Wandering Through the Wanderlust Festival


Image via: Author's Collection

To be honest, I didn't really know what I was getting into when I signed up to cover the Wanderlust Festival. Billed as part yoga retreat and part indie rock festival, sure I'd seen the ads in the paper, but what did that really mean? Would people really be able to focus and center themselves with guitars wailing in the background? Would hipsters really be able to fit in at a place where carrying around a yoga mat is a status symbol? Here is what I found: The festival took place at Squaw Valley Resort in California, which in the winter is a ski resort and in the summer is great for hiking and ATV-riding. Half of the event took place at the top of the ski lift, which in itself was a wild ride. About half-way up, the gondola slowed way down and everyone and everything got eerily silent as the cart slowly trekked its way up the mountain. The wind was howling, the views were breath-taking and silently each of us was hoping that "there's always a first" didn't prove true today.


Image via: Author's collection.

Apparently, most of the other concert goers didn't know what to expect either, as was mentioned on the hair-raising gondola by several people. They knew there were really great acts to see, and otherwise, they were just along for the ride.


Ice sculpture for one of the parties that night. Image via: Author's Collection

To be honest, guests need not worry about what they would do or get into. The schedule was so full of activities that there were literally events almost 24/7. All morning long, there were multiple yoga sessions held simultaneously. For those who chose to sleep in, the music got going around noon and didn't stop until after dark. Then the party-goers had their turn with dance party events until 2 in the morning. Then it was time to get back up bright and early for some stretching and more yoga.


Image via: Author's Collection

Since this was the first year, there were a few "snags" but the crowd was so mellow from their morning meditations, that everyone just went with the flow. While the views were beautiful, the seating for the concerts was kind of "eh." About half of the crowd took shade under trees up on the hillside — and to look at them, you'd think that "forest elves" had come out to see what all the ruckus was about. Everyone else braved the harsh sun and the dusty, hard ground to get up close with act like Andrew Bird, Jenny Lewis, Adrian Grenier & The Honey Brothers, Rogue Wave and even Common. (Michael Franti was supposed to headline Saturday night but unfortunately came down with a ruptured appendix and Common stepped up to the plate to fill in).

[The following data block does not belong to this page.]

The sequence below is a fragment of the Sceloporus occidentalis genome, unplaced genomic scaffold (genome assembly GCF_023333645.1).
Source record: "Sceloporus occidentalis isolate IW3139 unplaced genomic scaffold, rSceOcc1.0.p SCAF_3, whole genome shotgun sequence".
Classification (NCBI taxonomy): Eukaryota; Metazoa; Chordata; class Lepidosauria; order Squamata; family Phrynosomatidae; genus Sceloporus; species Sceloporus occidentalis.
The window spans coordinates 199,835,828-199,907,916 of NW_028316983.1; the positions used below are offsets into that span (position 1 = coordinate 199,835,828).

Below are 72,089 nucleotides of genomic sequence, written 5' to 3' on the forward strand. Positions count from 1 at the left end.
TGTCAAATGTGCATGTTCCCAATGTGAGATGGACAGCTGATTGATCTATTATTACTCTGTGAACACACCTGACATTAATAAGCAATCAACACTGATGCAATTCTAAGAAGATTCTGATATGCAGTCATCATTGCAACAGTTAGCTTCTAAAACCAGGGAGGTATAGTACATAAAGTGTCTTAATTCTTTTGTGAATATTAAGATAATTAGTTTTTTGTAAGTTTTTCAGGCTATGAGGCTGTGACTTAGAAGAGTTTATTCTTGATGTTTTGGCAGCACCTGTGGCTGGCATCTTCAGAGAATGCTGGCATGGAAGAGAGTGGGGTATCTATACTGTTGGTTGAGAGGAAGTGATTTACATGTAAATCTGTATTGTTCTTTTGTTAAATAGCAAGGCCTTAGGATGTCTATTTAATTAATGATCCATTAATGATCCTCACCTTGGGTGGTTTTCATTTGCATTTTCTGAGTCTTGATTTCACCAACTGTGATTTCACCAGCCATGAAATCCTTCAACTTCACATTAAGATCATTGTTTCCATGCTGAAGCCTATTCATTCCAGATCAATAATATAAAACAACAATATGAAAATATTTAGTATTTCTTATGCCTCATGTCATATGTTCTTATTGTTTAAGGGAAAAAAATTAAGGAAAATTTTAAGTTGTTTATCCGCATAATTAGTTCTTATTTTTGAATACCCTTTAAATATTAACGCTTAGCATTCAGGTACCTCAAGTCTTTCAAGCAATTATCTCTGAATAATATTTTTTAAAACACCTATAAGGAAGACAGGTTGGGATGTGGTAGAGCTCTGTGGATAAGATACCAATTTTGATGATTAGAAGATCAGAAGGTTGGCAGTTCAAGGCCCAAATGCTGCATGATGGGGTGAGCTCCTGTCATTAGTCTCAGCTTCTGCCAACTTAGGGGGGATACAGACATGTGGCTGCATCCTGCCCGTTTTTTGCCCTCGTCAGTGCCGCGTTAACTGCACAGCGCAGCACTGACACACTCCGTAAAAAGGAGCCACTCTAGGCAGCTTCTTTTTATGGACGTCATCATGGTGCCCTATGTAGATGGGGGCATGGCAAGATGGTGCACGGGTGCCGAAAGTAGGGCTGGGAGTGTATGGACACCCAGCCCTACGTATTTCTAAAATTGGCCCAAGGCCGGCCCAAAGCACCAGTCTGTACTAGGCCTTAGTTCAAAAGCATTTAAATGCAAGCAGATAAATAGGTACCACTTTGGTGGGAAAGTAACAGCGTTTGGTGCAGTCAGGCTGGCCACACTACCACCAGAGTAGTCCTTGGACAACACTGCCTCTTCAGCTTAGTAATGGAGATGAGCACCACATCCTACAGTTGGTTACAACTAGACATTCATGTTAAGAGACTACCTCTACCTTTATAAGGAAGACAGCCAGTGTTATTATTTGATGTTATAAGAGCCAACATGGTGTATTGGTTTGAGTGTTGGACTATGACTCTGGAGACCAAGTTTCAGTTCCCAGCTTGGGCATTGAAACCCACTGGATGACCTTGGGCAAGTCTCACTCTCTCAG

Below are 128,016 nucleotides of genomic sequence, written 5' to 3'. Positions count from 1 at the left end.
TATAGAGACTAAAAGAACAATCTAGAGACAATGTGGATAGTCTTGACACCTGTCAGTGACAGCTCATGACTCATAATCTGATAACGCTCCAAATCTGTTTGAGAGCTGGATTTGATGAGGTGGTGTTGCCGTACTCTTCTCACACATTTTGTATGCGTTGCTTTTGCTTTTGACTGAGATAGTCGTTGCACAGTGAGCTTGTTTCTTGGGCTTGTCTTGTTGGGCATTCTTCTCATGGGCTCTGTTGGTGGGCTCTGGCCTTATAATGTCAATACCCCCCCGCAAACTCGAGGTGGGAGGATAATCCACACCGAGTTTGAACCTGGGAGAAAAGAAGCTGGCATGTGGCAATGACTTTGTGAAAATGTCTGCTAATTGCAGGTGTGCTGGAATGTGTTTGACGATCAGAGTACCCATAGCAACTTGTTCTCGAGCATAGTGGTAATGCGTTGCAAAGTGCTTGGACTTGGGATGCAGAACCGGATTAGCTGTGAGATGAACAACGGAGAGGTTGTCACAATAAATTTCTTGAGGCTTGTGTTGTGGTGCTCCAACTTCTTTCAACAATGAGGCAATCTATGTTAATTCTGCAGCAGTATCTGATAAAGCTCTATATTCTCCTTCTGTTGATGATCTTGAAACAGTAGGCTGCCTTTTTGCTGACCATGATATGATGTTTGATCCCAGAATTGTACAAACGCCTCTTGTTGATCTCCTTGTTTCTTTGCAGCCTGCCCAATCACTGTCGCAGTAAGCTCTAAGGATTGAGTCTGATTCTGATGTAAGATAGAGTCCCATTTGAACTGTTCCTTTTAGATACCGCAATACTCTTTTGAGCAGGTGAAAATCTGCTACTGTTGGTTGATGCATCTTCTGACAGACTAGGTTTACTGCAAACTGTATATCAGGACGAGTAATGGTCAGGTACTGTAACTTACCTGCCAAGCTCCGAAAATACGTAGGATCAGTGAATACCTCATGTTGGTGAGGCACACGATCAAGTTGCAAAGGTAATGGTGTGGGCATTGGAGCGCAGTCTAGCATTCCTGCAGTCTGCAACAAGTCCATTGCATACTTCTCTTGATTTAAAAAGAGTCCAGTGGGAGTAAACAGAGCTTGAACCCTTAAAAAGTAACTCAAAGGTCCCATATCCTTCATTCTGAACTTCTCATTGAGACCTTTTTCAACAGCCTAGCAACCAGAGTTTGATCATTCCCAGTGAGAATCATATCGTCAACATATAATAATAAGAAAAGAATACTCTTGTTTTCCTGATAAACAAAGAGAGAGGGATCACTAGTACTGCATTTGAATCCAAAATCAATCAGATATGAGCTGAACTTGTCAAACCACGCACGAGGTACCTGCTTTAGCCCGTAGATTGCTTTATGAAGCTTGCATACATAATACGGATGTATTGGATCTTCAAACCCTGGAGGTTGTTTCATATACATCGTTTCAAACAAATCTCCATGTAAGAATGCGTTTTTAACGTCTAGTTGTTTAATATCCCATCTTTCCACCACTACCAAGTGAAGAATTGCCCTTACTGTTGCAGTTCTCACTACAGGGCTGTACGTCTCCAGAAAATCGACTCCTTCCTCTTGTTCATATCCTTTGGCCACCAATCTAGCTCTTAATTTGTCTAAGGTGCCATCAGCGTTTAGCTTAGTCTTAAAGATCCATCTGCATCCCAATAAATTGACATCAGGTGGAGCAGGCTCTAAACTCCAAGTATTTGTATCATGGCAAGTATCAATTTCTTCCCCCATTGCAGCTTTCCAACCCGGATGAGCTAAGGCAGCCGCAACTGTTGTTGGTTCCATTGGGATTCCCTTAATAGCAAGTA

Also up top, while waiting in-between sets were a dozen or so eco booths selling clothing, yoga items, and even photovoltaic systems. There was minimal food at the top, but there was plenty of beer. Guests could also enjoy the GEODOME by Converse, which had half a dozen free activities, including making tshirts, creating poetry, drawing on the walls, posing for a picture as a rock group, and generally cooling off from the sun. There was a film fest provided by Luna. A clothing swap for women only and even a bike maintenance class led by the LunaChix.


Image via: Author's Collection

Even if you didn't feel the need to get in touch with your inner-self through yoga, the scenery itself was just beautiful. From the gondola ride, you could see Lake Tahoe and once at the top, there was a dammed up lake that attendees could have lunch by and just enjoy. There is also plenty of hiking in the area, so if you only go for one day you won't be at a loss for what to do.

Going Green at Wanderlust

Image via: Author's Collection

All of the booths at the festival were selling green products, healthy food, or obviously yoga props and mats. There were plenty of bins for recycling, composting and garbage throughout the event so no one was forced to throw their can in the garbage. There were also plenty of dog water bowls, which was nice since the temperatures got cranking in the afternoon. Since the show itself was fairly remote, the organizers set up a ride guide to help encourage carpooling. Many of the attendees also just camped in the parking lot in their RVs and it was cool to see people showing off their wheels and making new friends.

I was a little skeptical about a rock festival held in Tahoe, but to be honest, the scenery and the company couldn't have been better. The musical acts were great, toughing it out through the heat and the altitude. The vendors had plenty of good samples and good wares on hand. The yoga teachers were encouraging and did a great job helping students new and old. Many of the people interviewed remarked that while they didn't know what they were getting into, that they enjoyed the blending of interests in the crowd and appreciated that everyone was so open and friendly. A good time was had by all, indeed.

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Tags: California | Music | Recycling | Yoga